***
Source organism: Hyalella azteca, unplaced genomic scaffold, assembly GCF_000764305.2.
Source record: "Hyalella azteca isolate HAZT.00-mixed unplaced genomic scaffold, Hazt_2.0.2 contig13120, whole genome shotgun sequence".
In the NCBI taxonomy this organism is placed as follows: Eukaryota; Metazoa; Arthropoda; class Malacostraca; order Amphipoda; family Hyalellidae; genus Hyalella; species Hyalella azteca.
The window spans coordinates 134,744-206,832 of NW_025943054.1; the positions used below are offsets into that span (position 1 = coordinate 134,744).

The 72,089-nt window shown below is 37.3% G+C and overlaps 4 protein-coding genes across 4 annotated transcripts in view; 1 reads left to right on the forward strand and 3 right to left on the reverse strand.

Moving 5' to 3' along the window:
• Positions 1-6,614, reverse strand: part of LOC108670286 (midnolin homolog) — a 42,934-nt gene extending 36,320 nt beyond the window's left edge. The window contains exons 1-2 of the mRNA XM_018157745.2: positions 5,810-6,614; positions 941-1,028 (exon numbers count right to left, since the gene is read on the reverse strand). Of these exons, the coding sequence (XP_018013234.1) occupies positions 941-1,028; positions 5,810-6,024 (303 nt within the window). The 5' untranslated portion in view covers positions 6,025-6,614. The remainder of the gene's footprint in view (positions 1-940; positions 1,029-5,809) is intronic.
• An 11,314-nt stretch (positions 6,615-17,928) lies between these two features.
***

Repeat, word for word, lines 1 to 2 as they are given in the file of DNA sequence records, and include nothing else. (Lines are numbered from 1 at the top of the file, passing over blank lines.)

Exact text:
Source organism: Hyalella azteca, unplaced genomic scaffold, assembly GCF_000764305.2.
Source record: "Hyalella azteca isolate HAZT.00-mixed unplaced genomic scaffold, Hazt_2.0.2 contig13120, whole genome shotgun sequence".